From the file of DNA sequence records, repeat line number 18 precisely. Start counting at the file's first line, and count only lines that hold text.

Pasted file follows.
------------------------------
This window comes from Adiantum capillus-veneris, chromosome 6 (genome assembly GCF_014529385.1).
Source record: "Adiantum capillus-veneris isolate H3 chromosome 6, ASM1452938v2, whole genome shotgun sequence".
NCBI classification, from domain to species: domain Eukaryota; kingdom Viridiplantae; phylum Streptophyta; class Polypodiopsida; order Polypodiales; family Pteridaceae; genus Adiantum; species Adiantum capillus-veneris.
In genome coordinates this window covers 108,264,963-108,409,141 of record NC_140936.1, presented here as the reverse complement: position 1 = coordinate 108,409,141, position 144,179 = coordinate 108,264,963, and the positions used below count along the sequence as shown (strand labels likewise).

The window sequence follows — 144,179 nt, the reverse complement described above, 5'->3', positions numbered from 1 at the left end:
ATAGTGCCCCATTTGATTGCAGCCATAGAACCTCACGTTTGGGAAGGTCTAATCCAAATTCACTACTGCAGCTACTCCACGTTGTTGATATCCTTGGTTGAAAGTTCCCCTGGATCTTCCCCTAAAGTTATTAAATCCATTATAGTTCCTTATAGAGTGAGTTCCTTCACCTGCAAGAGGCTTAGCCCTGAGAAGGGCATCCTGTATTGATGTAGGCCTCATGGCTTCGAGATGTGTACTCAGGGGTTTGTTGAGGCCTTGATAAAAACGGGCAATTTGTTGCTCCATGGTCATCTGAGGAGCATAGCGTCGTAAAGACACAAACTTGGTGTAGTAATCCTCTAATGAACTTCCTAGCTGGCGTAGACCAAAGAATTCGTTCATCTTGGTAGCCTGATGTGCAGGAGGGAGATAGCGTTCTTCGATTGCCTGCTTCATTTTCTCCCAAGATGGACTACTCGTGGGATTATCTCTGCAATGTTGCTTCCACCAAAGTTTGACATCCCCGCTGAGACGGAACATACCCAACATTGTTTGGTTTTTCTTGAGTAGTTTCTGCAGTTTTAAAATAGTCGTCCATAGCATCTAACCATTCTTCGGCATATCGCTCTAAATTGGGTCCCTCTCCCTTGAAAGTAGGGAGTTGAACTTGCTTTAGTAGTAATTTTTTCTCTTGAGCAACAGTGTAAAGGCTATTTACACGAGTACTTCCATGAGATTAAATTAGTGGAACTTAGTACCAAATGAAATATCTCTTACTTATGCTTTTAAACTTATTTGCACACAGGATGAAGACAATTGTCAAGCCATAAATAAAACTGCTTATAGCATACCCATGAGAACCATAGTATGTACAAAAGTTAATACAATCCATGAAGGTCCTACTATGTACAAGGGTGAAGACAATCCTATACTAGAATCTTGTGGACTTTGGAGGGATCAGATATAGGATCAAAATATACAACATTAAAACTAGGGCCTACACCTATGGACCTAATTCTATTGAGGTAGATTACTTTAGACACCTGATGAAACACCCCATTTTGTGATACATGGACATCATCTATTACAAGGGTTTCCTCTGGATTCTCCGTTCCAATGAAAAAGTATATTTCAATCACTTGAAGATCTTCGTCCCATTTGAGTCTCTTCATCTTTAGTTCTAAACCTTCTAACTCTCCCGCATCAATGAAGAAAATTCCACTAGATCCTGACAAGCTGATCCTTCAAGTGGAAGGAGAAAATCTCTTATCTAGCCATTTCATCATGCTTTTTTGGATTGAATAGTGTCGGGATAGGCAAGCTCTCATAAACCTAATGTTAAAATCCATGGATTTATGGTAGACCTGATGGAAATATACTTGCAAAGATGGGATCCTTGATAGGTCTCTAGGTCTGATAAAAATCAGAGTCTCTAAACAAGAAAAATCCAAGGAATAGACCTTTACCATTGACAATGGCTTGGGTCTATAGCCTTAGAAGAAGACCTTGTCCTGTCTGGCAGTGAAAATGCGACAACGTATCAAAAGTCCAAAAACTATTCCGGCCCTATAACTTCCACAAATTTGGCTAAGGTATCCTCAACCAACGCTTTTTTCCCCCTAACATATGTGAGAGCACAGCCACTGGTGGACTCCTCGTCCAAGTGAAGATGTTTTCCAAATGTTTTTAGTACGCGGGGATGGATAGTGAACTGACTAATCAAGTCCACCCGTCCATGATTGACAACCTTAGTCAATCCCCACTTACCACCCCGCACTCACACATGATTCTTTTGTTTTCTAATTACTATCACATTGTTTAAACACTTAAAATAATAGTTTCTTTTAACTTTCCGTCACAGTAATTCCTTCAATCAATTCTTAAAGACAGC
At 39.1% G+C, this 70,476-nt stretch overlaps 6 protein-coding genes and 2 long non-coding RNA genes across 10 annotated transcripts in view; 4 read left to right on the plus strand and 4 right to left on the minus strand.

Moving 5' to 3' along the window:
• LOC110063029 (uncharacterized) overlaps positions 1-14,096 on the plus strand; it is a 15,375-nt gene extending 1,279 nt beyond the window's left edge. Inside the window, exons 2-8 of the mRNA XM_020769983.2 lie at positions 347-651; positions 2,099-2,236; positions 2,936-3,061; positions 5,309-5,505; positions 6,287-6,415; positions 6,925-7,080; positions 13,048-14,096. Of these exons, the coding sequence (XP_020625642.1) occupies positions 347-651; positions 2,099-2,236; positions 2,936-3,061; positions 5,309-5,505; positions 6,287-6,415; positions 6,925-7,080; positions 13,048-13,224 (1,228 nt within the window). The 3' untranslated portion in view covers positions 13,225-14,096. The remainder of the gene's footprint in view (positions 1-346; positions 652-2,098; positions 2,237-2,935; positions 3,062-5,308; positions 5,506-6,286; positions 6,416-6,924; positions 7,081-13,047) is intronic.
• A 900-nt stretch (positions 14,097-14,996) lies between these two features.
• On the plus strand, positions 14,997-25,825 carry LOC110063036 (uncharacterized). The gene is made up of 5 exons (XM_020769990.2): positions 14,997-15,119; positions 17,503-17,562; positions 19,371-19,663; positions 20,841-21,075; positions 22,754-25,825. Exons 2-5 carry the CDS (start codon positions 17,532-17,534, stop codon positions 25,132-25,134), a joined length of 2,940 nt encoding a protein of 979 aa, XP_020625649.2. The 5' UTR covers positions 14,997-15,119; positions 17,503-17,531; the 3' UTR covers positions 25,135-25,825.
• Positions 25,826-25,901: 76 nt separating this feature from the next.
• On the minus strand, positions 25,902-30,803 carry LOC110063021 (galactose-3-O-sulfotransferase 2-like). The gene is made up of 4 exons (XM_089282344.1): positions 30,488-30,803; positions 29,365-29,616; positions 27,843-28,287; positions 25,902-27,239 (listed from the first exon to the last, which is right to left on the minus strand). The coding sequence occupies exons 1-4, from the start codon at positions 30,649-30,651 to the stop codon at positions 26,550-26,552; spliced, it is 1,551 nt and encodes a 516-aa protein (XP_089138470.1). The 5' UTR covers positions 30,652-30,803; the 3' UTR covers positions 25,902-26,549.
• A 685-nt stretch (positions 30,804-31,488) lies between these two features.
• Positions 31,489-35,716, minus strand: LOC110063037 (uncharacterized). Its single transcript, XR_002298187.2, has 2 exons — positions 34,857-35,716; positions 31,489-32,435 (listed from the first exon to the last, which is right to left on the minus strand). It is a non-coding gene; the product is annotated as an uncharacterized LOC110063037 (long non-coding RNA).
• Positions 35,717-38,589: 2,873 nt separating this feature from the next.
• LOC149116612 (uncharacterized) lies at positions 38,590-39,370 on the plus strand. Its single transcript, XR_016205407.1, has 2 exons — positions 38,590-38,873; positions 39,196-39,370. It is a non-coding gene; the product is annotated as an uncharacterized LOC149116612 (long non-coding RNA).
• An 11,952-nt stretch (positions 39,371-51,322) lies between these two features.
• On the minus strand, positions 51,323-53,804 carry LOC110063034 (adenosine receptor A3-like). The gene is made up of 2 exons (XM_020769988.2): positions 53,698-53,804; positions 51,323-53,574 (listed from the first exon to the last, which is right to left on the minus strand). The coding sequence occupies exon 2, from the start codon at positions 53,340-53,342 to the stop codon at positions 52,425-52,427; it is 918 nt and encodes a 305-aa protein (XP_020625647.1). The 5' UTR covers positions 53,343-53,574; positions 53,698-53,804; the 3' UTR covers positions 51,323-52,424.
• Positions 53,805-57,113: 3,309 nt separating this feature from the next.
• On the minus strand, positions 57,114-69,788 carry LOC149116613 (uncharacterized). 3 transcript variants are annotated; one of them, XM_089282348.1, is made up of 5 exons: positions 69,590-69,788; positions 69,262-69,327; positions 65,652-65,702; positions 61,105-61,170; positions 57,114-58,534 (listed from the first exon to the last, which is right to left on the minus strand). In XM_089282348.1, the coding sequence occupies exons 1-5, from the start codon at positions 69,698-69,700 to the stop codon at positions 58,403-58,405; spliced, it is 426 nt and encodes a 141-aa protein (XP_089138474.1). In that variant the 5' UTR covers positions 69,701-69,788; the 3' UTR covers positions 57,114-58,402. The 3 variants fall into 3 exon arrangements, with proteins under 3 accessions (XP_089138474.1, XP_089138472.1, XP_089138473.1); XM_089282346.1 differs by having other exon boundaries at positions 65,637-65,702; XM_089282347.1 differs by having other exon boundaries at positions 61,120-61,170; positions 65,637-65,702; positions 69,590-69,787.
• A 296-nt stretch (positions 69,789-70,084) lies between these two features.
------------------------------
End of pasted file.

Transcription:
• An 11,952-nt stretch (positions 39,371-51,322) lies between these two features.